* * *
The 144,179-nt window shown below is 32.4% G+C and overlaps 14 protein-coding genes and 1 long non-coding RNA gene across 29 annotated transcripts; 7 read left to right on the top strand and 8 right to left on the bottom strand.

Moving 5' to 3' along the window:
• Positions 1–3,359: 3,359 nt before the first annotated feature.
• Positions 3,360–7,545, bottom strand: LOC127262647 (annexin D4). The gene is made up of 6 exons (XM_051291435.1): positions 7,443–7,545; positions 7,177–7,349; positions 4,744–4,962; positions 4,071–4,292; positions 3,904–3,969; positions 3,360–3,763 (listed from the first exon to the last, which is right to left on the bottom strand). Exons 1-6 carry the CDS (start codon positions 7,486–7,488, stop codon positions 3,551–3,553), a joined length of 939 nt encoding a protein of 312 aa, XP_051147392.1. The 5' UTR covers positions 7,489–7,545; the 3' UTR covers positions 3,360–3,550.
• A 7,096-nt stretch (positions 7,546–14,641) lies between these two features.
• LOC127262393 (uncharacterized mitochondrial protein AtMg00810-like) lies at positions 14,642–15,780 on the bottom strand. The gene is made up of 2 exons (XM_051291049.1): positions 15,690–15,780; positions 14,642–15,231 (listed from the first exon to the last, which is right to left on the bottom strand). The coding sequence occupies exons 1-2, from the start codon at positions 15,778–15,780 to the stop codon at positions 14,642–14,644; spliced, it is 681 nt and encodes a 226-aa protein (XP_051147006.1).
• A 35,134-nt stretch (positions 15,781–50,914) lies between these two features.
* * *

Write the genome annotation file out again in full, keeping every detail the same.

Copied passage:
The 144,179-nt window shown below is 32.4% G+C and overlaps 14 protein-coding genes and 1 long non-coding RNA gene across 29 annotated transcripts; 7 read left to right on the top strand and 8 right to left on the bottom strand.

Moving 5' to 3' along the window:
• Positions 1–3,359: 3,359 nt before the first annotated feature.
• Positions 3,360–7,545, bottom strand: LOC127262647 (annexin D4). The gene is made up of 6 exons (XM_051291435.1): positions 7,443–7,545; positions 7,177–7,349; positions 4,744–4,962; positions 4,071–4,292; positions 3,904–3,969; positions 3,360–3,763 (listed from the first exon to the last, which is right to left on the bottom strand). Exons 1-6 carry the CDS (start codon positions 7,486–7,488, stop codon positions 3,551–3,553), a joined length of 939 nt encoding a protein of 312 aa, XP_051147392.1. The 5' UTR covers positions 7,489–7,545; the 3' UTR covers positions 3,360–3,550.
• A 7,096-nt stretch (positions 7,546–14,641) lies between these two features.
• LOC127262393 (uncharacterized mitochondrial protein AtMg00810-like) lies at positions 14,642–15,780 on the bottom strand. The gene is made up of 2 exons (XM_051291049.1): positions 15,690–15,780; positions 14,642–15,231 (listed from the first exon to the last, which is right to left on the bottom strand). The coding sequence occupies exons 1-2, from the start codon at positions 15,778–15,780 to the stop codon at positions 14,642–14,644; spliced, it is 681 nt and encodes a 226-aa protein (XP_051147006.1).
• A 35,134-nt stretch (positions 15,781–50,914) lies between these two features.